Subprime lender Provident Financial has quit doorstep lending after 141 years, placing 2,100 jobs at risk, the company announced.
Bosses at the credit business said they would instead focus on its Vanquis Bank credit card division and Moneybarn car finance business.
The company said the move was due to “changing industry and regulatory dynamics” alongside “shifting customer preferences”.
Winding down the business or selling it will cost Provident around £100 million, it added.
The decision comes as Provident revealed it sunk to a £113.5 million pre-tax loss in 2020, with £74.9 million losses in the home credit division alone.
By comparison Vanquis Bank brought in pre-tax profits of £38 million and Moneybarn £10.9 million.
Chief executive Malcolm Le May said: “In light of the changing industry and regulatory dynamics in the home credit sector, as well as shifting customer preferences, it is with deepest regret that we have decided to withdraw from the home credit market and we intend to either place the business into managed run-off or consider a disposal.”
He added: “Our credit card and vehicle finance businesses saw improving trends during the first quarter of 2021, with credit card spend improving and the demand for vehicle finance increasing month on month.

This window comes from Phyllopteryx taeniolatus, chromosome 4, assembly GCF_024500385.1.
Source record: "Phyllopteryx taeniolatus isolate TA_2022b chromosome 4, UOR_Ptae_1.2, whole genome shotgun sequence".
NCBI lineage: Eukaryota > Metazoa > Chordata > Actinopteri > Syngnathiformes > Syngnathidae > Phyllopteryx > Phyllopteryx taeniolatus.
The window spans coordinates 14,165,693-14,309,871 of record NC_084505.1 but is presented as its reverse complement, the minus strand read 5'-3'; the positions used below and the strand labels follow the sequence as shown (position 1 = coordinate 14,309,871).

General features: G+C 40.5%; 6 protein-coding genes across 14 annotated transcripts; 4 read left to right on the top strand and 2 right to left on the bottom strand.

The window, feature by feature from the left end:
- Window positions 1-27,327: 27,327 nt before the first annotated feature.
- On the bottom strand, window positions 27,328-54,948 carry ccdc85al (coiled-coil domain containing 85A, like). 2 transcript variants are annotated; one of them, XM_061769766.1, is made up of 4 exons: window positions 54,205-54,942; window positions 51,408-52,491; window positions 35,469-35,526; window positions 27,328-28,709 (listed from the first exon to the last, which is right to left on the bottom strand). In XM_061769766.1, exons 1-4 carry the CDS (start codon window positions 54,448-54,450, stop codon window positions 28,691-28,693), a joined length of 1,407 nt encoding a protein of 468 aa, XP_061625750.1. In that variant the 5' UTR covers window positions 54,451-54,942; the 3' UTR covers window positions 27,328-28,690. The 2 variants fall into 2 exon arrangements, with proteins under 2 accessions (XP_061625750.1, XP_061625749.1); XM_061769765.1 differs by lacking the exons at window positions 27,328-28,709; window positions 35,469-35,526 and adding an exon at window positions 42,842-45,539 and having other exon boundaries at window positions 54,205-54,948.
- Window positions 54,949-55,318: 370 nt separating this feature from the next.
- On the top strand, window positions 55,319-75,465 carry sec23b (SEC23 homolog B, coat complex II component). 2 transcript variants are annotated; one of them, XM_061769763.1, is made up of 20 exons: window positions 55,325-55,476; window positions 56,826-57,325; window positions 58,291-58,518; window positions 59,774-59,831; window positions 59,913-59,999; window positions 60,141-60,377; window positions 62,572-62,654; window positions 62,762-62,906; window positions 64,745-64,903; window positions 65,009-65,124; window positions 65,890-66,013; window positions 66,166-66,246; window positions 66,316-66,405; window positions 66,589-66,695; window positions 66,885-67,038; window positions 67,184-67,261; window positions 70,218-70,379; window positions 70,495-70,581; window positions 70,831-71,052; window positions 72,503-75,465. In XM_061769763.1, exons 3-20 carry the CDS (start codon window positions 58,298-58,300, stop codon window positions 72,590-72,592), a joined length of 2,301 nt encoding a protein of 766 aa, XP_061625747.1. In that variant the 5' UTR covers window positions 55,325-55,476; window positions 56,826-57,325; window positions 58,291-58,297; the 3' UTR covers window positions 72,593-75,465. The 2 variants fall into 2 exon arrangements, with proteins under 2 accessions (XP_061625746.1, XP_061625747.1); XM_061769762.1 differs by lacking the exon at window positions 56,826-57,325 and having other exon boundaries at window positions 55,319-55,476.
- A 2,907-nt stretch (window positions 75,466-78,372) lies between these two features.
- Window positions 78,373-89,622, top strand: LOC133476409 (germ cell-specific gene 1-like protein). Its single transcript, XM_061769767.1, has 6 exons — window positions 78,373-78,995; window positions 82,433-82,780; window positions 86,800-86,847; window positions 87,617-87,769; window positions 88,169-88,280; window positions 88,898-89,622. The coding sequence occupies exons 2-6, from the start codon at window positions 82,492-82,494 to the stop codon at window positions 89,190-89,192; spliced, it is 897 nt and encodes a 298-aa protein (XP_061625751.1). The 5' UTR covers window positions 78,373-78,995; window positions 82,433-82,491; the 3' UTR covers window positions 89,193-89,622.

“These positive trends, supported by the group’s strong balance sheet, mean that we feel confident about how we are positioned in our markets.”
The company has had a difficult time recently in its doorstep lending division, including a spike of mis-selling complaints by customers.
Claims management companies have targeted the business as a new stream of revenue following the deadline for the payment protection insurance mis-selling scandal passing.
In March, the lender wrote to customers warning that its consumer credit division could collapse into administration because of the large number of compensation claims.
The doorstep lender also revealed the Financial Conduct Authority (FCA) had launched an investigation in February into a number of issues, including whether it carried out proper affordability checks before lending to borrowers.
On the new investigation launched by the FCA, set to complete by next year, the company said: “The appointment of investigators does not mean that the FCA has determined that rule breaches or any other contraventions have occurred.”
Provident can trace its roots back to 1880 when insurance agent Joshua Waddilove came up with a scheme for poorer residents of Bradford, West Yorkshire, to pay for clothing using vouchers that were then paid back in instalments.